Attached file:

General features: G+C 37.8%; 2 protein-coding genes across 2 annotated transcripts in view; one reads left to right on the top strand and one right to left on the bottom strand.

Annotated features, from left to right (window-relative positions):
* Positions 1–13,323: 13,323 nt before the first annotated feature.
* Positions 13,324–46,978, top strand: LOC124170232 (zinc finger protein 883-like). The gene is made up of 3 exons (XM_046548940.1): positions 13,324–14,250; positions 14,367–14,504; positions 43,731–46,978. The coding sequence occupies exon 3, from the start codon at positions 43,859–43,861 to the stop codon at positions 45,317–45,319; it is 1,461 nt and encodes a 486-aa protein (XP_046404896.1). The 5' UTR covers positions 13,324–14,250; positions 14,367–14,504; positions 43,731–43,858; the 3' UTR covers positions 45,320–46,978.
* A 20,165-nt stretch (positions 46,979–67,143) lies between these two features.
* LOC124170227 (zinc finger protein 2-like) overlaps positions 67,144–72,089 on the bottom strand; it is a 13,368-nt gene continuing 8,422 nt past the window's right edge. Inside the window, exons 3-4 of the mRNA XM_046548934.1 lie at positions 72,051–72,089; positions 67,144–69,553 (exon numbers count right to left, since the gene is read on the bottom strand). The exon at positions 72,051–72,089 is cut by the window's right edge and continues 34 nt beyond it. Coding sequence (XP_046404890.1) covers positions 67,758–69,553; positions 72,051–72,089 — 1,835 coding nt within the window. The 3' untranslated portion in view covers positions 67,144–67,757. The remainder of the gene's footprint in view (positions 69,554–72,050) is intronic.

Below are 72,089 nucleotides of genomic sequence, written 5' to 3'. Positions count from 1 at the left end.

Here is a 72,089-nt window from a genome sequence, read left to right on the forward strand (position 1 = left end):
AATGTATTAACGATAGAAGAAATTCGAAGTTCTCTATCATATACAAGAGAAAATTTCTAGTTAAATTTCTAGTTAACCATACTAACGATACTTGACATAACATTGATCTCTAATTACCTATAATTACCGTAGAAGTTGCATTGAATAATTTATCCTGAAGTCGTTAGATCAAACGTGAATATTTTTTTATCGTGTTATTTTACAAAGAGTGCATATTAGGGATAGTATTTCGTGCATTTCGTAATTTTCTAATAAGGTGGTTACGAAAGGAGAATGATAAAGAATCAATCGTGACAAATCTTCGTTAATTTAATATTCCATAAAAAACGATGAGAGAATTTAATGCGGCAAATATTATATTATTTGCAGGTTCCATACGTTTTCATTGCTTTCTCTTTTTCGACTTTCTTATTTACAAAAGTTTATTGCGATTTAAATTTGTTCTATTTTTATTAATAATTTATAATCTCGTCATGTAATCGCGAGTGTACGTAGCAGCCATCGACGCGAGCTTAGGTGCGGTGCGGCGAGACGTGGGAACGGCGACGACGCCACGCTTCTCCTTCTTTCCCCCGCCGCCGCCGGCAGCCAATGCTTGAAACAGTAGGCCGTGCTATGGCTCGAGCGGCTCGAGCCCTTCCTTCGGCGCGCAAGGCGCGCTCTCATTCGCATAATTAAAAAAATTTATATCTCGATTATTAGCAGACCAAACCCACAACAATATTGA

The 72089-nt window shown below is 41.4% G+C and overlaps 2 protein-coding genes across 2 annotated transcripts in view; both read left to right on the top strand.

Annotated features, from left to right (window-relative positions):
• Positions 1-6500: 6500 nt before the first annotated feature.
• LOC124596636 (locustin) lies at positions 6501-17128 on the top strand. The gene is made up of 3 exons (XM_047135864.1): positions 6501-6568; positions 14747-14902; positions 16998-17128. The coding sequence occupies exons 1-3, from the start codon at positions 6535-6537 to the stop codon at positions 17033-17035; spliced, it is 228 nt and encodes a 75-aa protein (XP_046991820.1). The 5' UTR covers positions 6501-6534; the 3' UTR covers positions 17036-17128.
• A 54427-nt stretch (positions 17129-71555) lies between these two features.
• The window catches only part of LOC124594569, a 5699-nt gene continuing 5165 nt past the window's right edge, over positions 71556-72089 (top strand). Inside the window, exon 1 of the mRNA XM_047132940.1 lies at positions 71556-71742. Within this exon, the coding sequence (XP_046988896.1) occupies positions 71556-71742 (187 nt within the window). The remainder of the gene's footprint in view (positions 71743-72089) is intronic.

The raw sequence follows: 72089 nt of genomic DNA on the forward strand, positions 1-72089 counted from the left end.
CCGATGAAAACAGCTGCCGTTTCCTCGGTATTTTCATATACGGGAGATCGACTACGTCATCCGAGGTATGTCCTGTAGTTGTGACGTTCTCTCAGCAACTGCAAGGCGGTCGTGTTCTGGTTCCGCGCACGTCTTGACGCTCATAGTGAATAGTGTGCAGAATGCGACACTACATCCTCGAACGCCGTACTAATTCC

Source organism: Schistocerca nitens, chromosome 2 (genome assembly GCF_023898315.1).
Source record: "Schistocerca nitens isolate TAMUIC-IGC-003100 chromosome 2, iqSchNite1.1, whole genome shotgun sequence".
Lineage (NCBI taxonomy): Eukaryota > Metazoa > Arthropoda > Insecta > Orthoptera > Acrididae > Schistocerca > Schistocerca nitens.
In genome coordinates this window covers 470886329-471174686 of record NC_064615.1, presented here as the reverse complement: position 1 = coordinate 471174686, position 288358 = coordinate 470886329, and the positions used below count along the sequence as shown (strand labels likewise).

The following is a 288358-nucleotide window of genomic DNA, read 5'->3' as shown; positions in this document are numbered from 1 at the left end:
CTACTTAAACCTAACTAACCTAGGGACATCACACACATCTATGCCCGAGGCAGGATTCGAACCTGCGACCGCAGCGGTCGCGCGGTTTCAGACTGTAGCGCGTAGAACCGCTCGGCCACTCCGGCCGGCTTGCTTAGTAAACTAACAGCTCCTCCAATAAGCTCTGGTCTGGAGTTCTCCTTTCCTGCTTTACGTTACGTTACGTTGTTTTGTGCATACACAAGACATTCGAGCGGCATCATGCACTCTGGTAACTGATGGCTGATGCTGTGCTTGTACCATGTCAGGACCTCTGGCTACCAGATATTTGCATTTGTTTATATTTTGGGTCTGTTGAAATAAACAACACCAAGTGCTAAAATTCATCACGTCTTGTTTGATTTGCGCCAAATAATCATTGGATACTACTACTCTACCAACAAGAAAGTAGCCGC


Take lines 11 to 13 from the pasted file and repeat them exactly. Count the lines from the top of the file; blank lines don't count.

Annotated features, from left to right (window-relative positions):
• Positions 1-6500: 6500 nt before the first annotated feature.
• LOC124596636 (locustin) lies at positions 6501-17128 on the top strand. The gene is made up of 3 exons (XM_047135864.1): positions 6501-6568; positions 14747-14902; positions 16998-17128. The coding sequence occupies exons 1-3, from the start codon at positions 6535-6537 to the stop codon at positions 17033-17035; spliced, it is 228 nt and encodes a 75-aa protein (XP_046991820.1). The 5' UTR covers positions 6501-6534; the 3' UTR covers positions 17036-17128.